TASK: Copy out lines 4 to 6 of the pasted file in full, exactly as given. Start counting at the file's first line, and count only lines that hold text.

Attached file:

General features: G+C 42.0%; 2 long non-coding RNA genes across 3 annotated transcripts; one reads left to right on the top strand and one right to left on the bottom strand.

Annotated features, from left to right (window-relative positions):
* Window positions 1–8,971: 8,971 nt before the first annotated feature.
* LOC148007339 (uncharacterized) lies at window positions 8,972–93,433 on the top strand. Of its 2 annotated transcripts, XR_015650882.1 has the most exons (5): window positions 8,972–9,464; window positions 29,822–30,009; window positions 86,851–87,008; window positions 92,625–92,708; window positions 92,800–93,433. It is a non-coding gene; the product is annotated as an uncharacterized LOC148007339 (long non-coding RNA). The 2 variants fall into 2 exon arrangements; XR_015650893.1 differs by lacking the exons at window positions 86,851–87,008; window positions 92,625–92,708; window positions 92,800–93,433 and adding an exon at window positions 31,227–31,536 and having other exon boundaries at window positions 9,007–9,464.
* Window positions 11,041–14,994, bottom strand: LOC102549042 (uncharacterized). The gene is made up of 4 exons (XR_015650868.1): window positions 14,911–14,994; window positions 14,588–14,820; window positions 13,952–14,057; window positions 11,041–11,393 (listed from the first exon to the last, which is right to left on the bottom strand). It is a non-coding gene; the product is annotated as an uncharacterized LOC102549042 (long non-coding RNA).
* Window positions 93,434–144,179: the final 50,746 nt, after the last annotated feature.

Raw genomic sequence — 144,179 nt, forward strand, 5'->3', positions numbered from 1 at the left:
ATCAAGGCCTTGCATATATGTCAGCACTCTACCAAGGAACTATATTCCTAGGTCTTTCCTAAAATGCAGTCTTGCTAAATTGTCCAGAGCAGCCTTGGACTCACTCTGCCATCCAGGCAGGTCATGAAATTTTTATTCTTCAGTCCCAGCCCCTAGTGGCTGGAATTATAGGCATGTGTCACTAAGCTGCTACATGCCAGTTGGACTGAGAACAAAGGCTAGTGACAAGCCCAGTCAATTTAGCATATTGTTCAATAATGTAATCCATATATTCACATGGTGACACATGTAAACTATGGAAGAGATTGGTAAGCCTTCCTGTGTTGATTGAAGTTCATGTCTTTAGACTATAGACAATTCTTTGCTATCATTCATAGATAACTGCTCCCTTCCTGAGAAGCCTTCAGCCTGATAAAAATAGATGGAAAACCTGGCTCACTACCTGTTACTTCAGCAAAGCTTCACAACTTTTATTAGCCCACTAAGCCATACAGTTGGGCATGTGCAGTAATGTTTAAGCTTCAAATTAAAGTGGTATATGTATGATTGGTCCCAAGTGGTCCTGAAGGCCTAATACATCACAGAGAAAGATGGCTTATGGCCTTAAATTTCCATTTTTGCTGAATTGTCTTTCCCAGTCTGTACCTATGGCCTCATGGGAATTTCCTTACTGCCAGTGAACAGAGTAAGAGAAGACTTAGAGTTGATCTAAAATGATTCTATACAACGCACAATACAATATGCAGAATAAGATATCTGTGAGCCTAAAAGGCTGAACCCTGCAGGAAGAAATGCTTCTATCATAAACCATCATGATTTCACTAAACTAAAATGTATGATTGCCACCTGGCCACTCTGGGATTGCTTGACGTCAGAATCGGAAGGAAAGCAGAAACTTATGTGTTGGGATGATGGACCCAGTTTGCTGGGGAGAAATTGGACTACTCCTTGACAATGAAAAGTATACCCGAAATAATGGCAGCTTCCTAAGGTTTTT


* LOC148007339 (uncharacterized) lies at window positions 8,972–93,433 on the top strand. Of its 2 annotated transcripts, XR_015650882.1 has the most exons (5): window positions 8,972–9,464; window positions 29,822–30,009; window positions 86,851–87,008; window positions 92,625–92,708; window positions 92,800–93,433. It is a non-coding gene; the product is annotated as an uncharacterized LOC148007339 (long non-coding RNA). The 2 variants fall into 2 exon arrangements; XR_015650893.1 differs by lacking the exons at window positions 86,851–87,008; window positions 92,625–92,708; window positions 92,800–93,433 and adding an exon at window positions 31,227–31,536 and having other exon boundaries at window positions 9,007–9,464.
* Window positions 11,041–14,994, bottom strand: LOC102549042 (uncharacterized). The gene is made up of 4 exons (XR_015650868.1): window positions 14,911–14,994; window positions 14,588–14,820; window positions 13,952–14,057; window positions 11,041–11,393 (listed from the first exon to the last, which is right to left on the bottom strand). It is a non-coding gene; the product is annotated as an uncharacterized LOC102549042 (long non-coding RNA).
* Window positions 93,434–144,179: the final 50,746 nt, after the last annotated feature.